The ASEAN Ministers of Agriculture and Forestry has endorsed the ASEAN Agricultural Best Practices, which consist of Good Agriculture Practices for Fruits and Vegetables (endorsed in 2006), Good Animal Husbandry Practices for Broilers and Layers (endorsed in 2014) and the Good Aquaculture Practices for Food Fish (endorsed in 2014) as guidelines to improve quality assurance, enhance quality of products, and minimise hazards in food safety, environmental impacts, and worker health, safety and welfare. In addition, a number of ASEAN standards in agriculture products such as those for organic agriculture and horticultural produce have been developed. As a priority area for integration, the harmonization of standards and trade certifications are expected to enhance trade among ASEAN Member States (AMS) as well as promote long-term competitiveness in the global market of agricultural products from ASEAN. Adoption of these standards by AMS is not mandatory, but they serve as benchmarks for AMS in developing or improving their own agricultural practice standards.
Beyond the benefits in food safety and farmer’s health and welfare, ASEAN sees the need for establishing an efficient mechanism for implementing the standards both at the national and regional level. As agricultural standards and guidelines are important in the procurement and risk reduction processes, the presence of a regionally recognised and acceptable mechanism to support their operationalisation will increase the chances of AMS to hook up with the regional as well global agrifoods value chain.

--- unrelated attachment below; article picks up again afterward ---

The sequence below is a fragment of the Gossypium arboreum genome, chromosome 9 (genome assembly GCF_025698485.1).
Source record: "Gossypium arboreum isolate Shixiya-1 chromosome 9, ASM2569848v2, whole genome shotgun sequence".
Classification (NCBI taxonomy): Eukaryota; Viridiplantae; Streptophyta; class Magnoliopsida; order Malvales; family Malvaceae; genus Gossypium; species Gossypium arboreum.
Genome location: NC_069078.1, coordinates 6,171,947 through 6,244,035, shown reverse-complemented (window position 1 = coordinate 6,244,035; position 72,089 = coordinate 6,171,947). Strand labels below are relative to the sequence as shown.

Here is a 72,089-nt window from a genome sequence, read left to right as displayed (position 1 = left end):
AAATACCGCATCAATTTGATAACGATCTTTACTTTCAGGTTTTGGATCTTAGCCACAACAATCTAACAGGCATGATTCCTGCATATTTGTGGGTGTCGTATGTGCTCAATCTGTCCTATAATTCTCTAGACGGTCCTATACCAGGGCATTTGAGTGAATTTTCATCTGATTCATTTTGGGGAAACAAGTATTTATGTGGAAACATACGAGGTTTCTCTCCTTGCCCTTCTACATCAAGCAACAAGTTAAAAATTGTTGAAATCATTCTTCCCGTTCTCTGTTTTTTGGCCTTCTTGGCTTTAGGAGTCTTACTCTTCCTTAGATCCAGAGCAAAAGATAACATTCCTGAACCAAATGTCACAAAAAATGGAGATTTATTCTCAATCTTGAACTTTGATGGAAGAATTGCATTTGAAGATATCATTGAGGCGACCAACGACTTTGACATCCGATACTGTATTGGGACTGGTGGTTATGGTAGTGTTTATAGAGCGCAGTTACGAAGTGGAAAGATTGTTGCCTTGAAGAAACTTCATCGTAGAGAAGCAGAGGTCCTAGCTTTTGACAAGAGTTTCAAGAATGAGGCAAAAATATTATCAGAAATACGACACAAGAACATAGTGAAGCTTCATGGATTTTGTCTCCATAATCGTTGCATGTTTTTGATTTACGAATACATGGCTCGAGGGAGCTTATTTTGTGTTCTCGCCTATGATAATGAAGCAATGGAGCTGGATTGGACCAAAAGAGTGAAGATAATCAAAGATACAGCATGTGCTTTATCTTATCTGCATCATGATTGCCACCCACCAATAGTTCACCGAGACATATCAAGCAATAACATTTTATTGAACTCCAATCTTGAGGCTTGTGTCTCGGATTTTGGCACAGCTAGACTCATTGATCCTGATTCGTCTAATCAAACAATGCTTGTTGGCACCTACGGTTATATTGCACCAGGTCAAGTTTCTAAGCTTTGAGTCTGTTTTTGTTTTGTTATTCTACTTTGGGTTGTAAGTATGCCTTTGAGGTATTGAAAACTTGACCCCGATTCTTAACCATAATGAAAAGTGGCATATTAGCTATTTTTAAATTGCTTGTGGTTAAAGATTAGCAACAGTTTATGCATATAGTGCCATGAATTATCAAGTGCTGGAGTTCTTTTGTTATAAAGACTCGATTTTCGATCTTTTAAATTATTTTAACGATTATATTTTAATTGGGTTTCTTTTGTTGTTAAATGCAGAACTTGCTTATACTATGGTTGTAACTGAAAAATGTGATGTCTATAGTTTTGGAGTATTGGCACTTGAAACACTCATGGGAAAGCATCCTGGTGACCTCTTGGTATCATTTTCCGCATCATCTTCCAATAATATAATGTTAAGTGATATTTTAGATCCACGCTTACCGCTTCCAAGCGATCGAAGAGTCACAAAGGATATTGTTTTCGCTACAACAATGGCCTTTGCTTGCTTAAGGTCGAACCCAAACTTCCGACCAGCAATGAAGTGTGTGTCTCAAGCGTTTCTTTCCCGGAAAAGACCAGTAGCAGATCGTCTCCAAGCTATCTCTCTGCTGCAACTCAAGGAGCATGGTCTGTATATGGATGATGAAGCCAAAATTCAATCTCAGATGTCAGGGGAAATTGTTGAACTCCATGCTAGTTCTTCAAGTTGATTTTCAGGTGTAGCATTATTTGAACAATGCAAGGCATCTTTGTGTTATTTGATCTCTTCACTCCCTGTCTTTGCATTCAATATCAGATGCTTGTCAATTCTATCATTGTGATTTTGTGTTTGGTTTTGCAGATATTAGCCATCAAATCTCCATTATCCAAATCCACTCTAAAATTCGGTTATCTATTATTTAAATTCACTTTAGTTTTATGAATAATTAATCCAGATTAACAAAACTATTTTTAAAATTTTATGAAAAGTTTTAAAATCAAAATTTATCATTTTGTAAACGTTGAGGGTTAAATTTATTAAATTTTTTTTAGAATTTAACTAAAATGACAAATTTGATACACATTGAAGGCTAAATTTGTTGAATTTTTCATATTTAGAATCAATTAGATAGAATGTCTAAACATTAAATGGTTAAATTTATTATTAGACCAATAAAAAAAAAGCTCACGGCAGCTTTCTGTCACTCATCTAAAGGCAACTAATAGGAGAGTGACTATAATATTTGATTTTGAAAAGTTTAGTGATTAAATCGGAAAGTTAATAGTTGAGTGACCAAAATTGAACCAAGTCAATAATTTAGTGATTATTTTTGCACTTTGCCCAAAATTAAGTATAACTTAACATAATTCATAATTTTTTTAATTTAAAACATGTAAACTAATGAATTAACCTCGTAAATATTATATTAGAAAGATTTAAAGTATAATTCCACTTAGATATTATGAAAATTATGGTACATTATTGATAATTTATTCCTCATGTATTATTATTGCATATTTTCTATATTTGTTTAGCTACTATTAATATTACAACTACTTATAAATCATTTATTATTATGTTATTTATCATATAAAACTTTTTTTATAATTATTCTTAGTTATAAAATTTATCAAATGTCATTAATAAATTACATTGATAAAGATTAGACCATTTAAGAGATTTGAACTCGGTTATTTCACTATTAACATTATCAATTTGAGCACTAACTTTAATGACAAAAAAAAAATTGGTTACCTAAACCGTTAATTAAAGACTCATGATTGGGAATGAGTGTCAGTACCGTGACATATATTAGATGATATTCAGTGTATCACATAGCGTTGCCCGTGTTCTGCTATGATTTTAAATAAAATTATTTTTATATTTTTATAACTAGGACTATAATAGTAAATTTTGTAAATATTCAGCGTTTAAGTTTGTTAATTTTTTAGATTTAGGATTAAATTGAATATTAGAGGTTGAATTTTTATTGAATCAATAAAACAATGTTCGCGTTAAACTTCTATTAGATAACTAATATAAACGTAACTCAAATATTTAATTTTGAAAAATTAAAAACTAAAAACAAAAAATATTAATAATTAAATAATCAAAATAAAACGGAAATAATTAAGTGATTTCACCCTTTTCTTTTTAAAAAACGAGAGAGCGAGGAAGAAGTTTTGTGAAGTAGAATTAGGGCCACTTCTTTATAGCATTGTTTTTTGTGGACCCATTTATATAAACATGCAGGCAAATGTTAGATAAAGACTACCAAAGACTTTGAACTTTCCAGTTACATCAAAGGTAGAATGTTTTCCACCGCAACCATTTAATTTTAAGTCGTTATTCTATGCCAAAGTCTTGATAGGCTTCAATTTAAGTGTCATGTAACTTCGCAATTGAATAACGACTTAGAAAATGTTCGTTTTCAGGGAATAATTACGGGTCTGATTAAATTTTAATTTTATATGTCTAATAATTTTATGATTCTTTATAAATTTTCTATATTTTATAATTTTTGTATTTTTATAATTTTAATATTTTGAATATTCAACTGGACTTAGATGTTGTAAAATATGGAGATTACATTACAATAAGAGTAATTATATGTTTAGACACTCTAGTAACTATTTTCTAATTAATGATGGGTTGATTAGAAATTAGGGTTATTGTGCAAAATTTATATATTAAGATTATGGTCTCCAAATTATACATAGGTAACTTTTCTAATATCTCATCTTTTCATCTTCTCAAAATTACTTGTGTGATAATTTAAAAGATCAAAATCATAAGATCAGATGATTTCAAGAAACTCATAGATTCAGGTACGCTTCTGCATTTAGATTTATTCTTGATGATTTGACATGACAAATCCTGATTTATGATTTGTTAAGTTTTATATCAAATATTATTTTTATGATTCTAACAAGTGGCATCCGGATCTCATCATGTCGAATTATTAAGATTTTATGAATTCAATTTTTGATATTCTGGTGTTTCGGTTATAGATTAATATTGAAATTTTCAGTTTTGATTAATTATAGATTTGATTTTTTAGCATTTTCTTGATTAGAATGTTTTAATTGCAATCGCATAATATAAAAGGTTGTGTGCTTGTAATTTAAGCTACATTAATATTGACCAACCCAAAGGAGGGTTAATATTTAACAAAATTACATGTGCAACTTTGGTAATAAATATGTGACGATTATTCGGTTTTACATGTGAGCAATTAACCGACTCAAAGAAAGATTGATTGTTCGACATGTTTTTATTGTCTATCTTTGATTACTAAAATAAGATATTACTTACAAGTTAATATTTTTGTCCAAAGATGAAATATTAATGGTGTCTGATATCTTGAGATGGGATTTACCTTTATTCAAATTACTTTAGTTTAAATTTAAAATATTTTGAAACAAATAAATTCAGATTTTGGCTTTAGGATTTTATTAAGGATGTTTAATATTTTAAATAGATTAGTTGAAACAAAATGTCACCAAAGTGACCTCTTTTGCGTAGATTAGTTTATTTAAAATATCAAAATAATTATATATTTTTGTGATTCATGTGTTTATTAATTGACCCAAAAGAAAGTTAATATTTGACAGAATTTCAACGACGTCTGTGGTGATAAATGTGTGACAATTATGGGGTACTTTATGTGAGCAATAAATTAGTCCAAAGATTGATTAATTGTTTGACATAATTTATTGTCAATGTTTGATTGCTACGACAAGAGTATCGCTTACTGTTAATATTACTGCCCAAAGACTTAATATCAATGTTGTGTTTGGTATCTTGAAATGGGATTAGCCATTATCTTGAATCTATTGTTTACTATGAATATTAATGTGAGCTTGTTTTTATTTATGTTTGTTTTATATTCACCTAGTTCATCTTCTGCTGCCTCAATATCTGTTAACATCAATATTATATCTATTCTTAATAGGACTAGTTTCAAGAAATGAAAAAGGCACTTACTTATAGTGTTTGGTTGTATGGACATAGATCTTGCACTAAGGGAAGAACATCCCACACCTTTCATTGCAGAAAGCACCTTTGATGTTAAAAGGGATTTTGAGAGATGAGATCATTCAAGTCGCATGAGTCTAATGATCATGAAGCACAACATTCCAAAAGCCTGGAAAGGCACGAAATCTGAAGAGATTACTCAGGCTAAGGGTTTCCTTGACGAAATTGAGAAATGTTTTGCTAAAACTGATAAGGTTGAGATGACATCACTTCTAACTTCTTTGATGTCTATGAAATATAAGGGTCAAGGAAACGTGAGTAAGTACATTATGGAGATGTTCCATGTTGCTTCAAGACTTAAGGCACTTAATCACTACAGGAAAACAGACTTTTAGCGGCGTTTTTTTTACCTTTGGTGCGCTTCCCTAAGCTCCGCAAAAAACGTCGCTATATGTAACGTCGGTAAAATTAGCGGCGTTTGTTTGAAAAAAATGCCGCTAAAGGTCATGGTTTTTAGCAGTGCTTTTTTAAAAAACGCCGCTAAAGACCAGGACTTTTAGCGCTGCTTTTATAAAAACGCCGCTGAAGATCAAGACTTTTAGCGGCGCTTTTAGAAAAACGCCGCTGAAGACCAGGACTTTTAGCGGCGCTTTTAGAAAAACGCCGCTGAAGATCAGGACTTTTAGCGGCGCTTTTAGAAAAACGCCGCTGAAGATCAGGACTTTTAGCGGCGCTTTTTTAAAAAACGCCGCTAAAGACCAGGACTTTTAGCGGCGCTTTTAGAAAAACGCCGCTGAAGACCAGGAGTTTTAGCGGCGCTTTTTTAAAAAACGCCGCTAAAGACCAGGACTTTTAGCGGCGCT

This mechanism will define how the ASEAN standards are applied and operationalized, at the national and the regional level, by various relevant institutions at both level, through new or existing regional institutions and mechanism such as the ASEAN Sectoral Working Groups and Experts Working Groups (ASWGC/EWG GAP, ASWGL, ASWGFi).
This project conducted a study to identify the essential elements for such mechanism to work in the ASEAN region and beyond, identify existing institutions and arrangements (including any accreditation and certification system, mutual recognition agreements and self-certification scheme) that can be utilised as part of the mechanism, their feasibility (including costs and benefits) and provide various options for its operationalisation as well as recommendations for an effective, inclusive and sustainable regional mechanism for the mutual recognition of ASEAN agricultural best practices.
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